Taught this lesson today. Pouring on the 3-Act tasks in 3-D geometry (one more coming after February break).
1. Much harder to estimate than with the filing cabinet 3-act from two days ago.
2. Numbers are a bit unwieldly.
3. One of the ideas I wanted to emphasize–flexibility with the units we choose–was tough to get through. They wanted to use feet because feet are familiar, and that was all.
4. I’m conflicted about having students work in terms of pi vs calculating with 3.14 vs estimating. I want them to be able to do all three, and most importantly, to intuit which is most appropriate given the context. I didn’t give them calculators here, pushing them to estimate. Many students didn’t, and got bogged down in decimals.
1. Cylinder in relief. Showing students lots of textbook diagrams, or cylindrical jars, or etc doesn’t do the whole job. Lots of examples are objects that have a cylindrical hollow. Really useful conceptual piece.
2. Reading! Love that Robert Kaplinsky includes the articles.
3. Kids were engaged. They wanted to know more. Also became a challenge, but initial buy-in was awesome.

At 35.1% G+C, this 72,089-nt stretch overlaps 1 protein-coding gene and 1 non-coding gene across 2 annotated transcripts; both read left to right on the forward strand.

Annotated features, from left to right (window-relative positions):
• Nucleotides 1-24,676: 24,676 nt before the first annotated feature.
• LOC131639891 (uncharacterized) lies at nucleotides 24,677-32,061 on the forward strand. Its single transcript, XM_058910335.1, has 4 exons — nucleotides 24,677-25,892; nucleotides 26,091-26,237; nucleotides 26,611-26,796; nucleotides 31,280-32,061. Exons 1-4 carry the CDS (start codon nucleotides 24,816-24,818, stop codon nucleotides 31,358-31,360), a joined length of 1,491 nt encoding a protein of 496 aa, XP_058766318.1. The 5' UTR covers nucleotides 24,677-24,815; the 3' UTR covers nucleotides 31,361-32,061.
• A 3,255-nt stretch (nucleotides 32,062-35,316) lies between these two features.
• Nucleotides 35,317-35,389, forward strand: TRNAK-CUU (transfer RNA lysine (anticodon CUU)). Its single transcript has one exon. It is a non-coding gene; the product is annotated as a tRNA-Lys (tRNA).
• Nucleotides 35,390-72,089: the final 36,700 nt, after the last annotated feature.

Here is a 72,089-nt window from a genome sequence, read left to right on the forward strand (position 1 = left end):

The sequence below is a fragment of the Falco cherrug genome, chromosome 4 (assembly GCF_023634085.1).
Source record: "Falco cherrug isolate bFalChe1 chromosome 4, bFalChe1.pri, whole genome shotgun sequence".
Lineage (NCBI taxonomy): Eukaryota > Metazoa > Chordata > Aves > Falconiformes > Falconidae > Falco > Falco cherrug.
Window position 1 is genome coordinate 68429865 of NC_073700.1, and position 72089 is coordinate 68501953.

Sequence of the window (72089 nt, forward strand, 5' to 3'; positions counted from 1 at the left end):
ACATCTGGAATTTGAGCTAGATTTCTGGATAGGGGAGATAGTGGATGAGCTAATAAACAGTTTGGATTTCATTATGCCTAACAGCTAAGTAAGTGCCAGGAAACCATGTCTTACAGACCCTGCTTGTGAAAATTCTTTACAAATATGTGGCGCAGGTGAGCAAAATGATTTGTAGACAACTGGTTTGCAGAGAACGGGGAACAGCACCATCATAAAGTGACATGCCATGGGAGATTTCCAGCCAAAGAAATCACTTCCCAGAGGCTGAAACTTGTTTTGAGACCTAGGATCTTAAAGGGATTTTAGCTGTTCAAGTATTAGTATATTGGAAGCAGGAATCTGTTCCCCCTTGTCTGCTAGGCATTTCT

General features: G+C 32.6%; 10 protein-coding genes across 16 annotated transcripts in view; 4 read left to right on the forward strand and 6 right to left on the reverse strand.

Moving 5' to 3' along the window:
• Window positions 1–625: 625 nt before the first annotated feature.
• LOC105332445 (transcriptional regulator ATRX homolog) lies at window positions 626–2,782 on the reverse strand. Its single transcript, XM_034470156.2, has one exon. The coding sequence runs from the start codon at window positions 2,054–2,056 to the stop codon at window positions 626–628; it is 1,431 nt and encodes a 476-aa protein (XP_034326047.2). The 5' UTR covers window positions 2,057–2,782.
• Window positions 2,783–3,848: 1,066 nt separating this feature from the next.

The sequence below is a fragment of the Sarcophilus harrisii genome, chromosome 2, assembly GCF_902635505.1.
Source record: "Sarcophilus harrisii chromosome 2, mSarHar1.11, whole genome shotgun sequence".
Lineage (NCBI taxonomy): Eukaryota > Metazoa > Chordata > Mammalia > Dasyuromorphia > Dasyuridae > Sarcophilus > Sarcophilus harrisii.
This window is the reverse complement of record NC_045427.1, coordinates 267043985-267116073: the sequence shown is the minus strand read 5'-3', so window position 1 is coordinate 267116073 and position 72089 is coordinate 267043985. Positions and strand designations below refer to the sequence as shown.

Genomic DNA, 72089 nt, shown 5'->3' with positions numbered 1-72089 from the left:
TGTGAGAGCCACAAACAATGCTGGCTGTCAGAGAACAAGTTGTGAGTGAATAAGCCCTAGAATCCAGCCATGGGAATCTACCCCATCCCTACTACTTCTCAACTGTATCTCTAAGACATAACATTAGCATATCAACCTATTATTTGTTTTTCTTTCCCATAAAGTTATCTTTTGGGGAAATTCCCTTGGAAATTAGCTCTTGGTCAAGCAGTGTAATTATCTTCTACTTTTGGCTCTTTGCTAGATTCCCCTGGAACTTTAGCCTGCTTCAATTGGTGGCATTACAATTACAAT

The fundamental questions kids wanted to answer when they were confronted with the task were not the same questions I posed. They didn’t care as much about the volume of the hole, or the cost of filling it, as much as they cared about how it happened, if it could happen in Boston, and how many people died. This was an example where the real-world-ness of a task became a detriment–students were distracted from the mathematical thinking I wanted them to learn from. The filing cabinet 3-act would never need to be solved in the real world–no one has ever actually needed to cover a filing cabinet in post-its, much less a filing cabinet with dimensions that are multiples of the post-it dimensions. But it was engaging, and they were asking questions that led to mathematical learning.